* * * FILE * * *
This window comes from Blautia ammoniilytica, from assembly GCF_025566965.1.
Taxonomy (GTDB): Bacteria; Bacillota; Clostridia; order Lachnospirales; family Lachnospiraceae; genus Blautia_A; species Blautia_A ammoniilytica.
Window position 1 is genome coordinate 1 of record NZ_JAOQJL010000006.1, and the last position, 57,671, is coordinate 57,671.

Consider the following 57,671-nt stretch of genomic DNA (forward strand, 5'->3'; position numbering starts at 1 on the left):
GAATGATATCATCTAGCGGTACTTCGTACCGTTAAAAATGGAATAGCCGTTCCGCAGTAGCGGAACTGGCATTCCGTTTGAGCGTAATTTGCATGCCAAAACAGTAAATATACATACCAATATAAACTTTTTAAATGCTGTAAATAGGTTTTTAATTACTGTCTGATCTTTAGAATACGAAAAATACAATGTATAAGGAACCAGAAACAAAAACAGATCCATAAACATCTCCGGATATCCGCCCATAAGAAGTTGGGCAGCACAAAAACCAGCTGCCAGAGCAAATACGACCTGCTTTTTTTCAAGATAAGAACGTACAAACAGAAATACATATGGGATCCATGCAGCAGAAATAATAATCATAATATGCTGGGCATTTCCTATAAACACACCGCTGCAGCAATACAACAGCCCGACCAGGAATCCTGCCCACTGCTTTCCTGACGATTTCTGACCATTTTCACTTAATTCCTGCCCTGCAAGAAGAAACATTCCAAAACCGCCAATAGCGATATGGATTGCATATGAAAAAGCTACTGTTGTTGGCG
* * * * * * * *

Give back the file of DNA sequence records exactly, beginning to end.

This window comes from Blautia ammoniilytica, from assembly GCF_025566965.1.
Taxonomy (GTDB): Bacteria; Bacillota; Clostridia; order Lachnospirales; family Lachnospiraceae; genus Blautia_A; species Blautia_A ammoniilytica.
Window position 1 is genome coordinate 1 of record NZ_JAOQJL010000006.1, and the last position, 57,671, is coordinate 57,671.

Consider the following 57,671-nt stretch of genomic DNA (forward strand, 5'->3'; position numbering starts at 1 on the left):
GAATGATATCATCTAGCGGTACTTCGTACCGTTAAAAATGGAATAGCCGTTCCGCAGTAGCGGAACTGGCATTCCGTTTGAGCGTAATTTGCATGCCAAAACAGTAAATATACATACCAATATAAACTTTTTAAATGCTGTAAATAGGTTTTTAATTACTGTCTGATCTTTAGAATACGAAAAATACAATGTATAAGGAACCAGAAACAAAAACAGATCCATAAACATCTCCGGATATCCGCCCATAAGAAGTTGGGCAGCACAAAAACCAGCTGCCAGAGCAAATACGACCTGCTTTTTTTCAAGATAAGAACGTACAAACAGAAATACATATGGGATCCATGCAGCAGAAATAATAATCATAATATGCTGGGCATTTCCTATAAACACACCGCTGCAGCAATACAACAGCCCGACCAGGAATCCTGCCCACTGCTTTCCTGACGATTTCTGACCATTTTCACTTAATTCCTGCCCTGCAAGAAGAAACATTCCAAAACCGCCAATAGCGATATGGATTGCATATGAAAAAGCTACTGTTGTTGGCG